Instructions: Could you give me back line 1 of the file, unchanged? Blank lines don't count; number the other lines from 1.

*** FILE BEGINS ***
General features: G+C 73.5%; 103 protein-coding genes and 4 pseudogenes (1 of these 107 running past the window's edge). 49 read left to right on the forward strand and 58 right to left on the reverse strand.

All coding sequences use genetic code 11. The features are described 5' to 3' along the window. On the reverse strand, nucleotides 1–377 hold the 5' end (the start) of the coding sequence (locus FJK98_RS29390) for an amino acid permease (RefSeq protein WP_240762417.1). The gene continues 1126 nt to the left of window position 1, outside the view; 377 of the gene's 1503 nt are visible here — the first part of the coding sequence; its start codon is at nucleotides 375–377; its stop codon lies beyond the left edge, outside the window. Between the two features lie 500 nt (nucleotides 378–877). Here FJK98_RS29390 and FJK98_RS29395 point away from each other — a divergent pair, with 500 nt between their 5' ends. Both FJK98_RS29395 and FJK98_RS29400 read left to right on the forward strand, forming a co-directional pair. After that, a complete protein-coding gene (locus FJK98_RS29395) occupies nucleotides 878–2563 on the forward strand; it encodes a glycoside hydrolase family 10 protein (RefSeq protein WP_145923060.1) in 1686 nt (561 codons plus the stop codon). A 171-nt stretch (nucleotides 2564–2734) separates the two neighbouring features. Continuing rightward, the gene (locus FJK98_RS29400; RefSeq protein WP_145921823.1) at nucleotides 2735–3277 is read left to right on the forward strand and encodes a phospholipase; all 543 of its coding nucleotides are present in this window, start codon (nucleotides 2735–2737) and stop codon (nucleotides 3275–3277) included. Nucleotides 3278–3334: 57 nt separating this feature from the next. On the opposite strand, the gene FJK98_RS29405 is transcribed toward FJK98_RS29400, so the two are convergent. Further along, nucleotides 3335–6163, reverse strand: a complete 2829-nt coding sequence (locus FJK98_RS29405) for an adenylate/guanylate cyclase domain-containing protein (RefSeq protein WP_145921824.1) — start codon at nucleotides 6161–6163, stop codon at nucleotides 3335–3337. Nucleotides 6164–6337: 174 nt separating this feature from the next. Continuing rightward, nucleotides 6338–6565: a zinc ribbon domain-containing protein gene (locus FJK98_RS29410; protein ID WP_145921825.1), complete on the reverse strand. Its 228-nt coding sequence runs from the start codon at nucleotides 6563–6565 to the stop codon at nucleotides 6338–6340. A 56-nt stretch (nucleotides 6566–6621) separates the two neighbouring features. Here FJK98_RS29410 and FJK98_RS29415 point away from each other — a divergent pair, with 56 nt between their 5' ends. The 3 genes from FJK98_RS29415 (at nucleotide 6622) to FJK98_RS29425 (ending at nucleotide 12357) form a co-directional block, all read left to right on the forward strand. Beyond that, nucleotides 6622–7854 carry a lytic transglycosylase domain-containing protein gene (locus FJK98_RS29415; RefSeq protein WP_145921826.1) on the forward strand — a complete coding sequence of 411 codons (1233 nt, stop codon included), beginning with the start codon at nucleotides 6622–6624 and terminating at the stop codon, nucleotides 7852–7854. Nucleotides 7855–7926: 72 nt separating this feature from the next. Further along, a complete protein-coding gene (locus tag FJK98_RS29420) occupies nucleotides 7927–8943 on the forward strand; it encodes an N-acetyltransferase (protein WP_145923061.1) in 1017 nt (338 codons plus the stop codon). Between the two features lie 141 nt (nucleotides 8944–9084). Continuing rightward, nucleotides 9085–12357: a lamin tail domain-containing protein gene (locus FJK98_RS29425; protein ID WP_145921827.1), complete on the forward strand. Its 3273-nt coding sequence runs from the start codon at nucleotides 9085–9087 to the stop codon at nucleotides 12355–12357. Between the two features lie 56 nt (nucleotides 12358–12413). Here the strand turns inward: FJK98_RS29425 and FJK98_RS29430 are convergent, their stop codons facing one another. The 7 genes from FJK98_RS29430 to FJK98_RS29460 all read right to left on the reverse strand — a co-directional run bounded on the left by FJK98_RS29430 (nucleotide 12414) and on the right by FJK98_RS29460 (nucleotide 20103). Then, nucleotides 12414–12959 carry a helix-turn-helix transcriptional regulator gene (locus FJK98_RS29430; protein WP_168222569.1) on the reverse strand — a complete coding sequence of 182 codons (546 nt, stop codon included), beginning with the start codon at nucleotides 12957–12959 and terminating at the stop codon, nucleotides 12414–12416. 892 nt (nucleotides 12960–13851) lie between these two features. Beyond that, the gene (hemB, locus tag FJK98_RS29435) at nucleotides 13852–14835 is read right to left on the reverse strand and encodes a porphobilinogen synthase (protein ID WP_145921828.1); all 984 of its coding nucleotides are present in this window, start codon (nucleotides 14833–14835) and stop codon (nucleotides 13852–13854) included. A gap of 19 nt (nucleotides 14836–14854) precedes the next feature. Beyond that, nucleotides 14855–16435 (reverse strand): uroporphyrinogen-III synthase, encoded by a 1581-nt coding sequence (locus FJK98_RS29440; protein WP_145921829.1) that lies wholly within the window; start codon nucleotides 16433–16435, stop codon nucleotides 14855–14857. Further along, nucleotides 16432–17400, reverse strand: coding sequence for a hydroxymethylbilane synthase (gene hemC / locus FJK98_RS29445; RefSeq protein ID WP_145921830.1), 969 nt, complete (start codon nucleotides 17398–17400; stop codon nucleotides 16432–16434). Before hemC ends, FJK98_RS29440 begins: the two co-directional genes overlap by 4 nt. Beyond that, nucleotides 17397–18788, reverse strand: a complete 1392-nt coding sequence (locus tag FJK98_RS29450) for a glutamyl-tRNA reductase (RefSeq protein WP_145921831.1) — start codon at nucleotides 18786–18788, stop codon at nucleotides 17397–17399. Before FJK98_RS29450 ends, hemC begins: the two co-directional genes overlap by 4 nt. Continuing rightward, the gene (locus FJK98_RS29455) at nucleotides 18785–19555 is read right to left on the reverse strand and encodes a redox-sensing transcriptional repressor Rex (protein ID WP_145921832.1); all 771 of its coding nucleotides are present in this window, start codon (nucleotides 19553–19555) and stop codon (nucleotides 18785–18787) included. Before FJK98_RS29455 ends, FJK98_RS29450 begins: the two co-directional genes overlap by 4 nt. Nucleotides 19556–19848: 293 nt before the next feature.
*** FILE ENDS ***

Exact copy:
General features: G+C 73.5%; 103 protein-coding genes and 4 pseudogenes (1 of these 107 running past the window's edge). 49 read left to right on the forward strand and 58 right to left on the reverse strand.